These initial successes had significant ripple effects. For example, in July 2021 the Biden administration announced an environmental project called “Justice 40,” which aimed at delivering “at least 40 percent of the overall benefits from Federal investments in climate and clean energy to disadvantaged communities.” Because certain racial groups are presumed to be “disadvantaged,” this program, which would impact billions in federal spending, once again proposed racial preferment.
But as the New York Times recently reported, the Biden administration is “worried that using race to identify and help disadvantaged communities could trigger legal challenges that would stymie their efforts.” After specifically noting victories against the race-based farmer-loan-forgiveness program, the Times reports that the administration will now “step away from race.”
In another ARPA program, the Homeowner Assistance Fund, Congress ordered the Department of the Treasury to set up a relief fund with a preference for nonwhite homeowners. Originally, the Biden administration adopted an explicit racial priority definition identical to the language in the Restaurant Revitalization Fund. But after that fund’s priority was struck down, Treasury quietly revised its regulations for the homeowner program. States, which were set to implement this $10 billion homeowner-assistance fund, followed suit. Wisconsin, for example, removed its racial priorities after receiving a warning letter from WILL.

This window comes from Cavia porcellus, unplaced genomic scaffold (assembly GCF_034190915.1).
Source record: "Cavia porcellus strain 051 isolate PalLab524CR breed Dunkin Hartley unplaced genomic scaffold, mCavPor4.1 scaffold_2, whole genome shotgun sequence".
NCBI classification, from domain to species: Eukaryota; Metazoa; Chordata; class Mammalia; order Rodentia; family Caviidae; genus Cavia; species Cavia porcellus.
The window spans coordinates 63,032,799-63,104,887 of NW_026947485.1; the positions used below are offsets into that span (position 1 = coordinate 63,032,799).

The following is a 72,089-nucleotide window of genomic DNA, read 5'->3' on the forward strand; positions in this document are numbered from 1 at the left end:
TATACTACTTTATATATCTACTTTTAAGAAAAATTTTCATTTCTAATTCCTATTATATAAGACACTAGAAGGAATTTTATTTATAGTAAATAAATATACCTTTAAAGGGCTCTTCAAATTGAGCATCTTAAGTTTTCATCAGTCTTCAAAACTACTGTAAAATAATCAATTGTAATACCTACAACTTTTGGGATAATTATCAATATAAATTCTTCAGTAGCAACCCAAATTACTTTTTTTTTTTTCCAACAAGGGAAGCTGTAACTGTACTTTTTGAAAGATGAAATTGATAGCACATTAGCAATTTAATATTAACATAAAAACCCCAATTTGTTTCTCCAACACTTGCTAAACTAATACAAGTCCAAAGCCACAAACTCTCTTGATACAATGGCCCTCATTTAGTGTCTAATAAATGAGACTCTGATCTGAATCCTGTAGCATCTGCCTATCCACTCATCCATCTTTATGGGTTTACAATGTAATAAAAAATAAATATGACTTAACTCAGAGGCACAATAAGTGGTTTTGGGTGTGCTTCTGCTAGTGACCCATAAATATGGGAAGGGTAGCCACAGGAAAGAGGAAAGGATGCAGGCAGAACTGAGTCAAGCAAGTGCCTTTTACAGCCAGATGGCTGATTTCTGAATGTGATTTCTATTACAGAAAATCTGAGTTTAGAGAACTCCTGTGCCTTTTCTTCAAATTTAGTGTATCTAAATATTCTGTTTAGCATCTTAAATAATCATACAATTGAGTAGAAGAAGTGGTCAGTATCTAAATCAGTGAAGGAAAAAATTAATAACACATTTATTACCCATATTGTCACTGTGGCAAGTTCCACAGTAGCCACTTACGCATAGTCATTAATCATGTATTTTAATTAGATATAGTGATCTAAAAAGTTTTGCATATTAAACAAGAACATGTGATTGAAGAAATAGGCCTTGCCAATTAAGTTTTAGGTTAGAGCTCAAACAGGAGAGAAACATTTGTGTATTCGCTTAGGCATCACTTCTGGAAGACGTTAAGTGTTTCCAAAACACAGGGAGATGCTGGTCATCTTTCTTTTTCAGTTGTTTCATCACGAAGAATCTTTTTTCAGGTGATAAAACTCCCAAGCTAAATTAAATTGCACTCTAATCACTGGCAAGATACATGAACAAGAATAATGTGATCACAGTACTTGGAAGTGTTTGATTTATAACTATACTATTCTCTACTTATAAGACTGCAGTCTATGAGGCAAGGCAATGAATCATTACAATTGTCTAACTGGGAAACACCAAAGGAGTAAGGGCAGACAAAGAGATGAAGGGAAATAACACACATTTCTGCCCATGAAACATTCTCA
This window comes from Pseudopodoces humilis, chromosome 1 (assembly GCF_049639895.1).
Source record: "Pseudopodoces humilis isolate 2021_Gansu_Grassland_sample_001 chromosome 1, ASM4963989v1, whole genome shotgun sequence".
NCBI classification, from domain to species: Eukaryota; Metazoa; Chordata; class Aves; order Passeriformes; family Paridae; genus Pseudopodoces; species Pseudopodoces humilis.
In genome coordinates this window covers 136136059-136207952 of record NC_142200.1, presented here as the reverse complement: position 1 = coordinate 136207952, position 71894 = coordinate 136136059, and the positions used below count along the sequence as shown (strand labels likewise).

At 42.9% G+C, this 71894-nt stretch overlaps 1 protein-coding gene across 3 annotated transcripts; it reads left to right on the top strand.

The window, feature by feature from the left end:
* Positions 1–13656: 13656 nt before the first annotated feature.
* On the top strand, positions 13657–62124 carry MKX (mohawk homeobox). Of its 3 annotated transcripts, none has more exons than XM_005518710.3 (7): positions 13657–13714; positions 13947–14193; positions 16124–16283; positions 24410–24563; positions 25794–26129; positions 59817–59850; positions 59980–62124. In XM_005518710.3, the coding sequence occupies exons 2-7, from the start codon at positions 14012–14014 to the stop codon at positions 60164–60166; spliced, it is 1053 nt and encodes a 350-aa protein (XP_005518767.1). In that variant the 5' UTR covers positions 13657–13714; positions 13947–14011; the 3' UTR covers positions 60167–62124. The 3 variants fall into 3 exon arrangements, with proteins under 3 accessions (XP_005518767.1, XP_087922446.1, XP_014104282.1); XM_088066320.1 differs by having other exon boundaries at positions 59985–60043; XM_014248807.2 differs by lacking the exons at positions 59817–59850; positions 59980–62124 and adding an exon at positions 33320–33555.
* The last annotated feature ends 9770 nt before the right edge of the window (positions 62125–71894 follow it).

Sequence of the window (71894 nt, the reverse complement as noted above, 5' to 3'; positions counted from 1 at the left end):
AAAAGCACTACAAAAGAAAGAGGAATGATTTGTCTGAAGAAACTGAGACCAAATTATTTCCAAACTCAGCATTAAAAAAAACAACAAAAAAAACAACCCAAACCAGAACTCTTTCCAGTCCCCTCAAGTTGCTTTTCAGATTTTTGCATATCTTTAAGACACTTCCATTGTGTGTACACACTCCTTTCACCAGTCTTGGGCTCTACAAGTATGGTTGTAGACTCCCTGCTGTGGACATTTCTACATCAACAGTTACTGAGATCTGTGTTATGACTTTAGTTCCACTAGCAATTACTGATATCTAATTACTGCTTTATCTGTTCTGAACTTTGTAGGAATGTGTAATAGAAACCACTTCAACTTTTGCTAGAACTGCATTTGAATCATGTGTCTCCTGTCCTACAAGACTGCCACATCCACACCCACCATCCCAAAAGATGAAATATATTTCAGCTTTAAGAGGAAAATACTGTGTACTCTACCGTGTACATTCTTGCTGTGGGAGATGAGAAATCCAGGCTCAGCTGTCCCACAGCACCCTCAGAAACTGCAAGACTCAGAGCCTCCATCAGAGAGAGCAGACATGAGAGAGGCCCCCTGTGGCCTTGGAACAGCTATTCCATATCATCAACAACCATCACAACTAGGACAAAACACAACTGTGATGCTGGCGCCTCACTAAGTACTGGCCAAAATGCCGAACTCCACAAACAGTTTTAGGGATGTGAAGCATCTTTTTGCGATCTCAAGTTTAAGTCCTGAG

Even the Democrats in Congress got cold feet on racial preferences in the president’s agenda. In the doomed “Build Back Better Plan,” House Democrats included a proposal to repeal the race-based farmer-loan-forgiveness plan and replace it with a race-neutral program.
The administration’s backpedaling does not mean the threat is over. The U.S. Department of Agriculture continues to implement its “Equity Commission” and its $1 billion budget to reform “land access.” The Transportation Department will begin to implement its 10 percent quota for “disadvantaged” (read: minority-owned) businesses from the Bipartisan Infrastructure Bill. And Treasury will continue to implement its race-based mandates from ARPA and execute its own “coordinated strategy to advance racial equity.”
Some of the proposed “resets” — making benefits available to members of groups subject to historic discrimination — simply restate the constitutional sin. While individuals who have themselves suffered discrimination may seek a remedy, our Constitution does not recognize blood guilt or favor. Race or ethnicity can almost never be the basis for government preferences.
While bird-dogging the administration will remain difficult, especially considering its strategic changes to avoid litigation, it is worth doing. It required both a civil war and a civil-rights movement to finally establish that each of us must be treated as an individual and not a racial archetype. The idea that this bedrock principle can be suspended for “just a while” to “even things out” is fantastical. Defending that principle today is the key to protecting our rights tomorrow.
Rick Esenberg is the president and general counsel and Dan Lennington is the deputy counsel at the Wisconsin Institute for Law & Liberty.
Read more at National Review.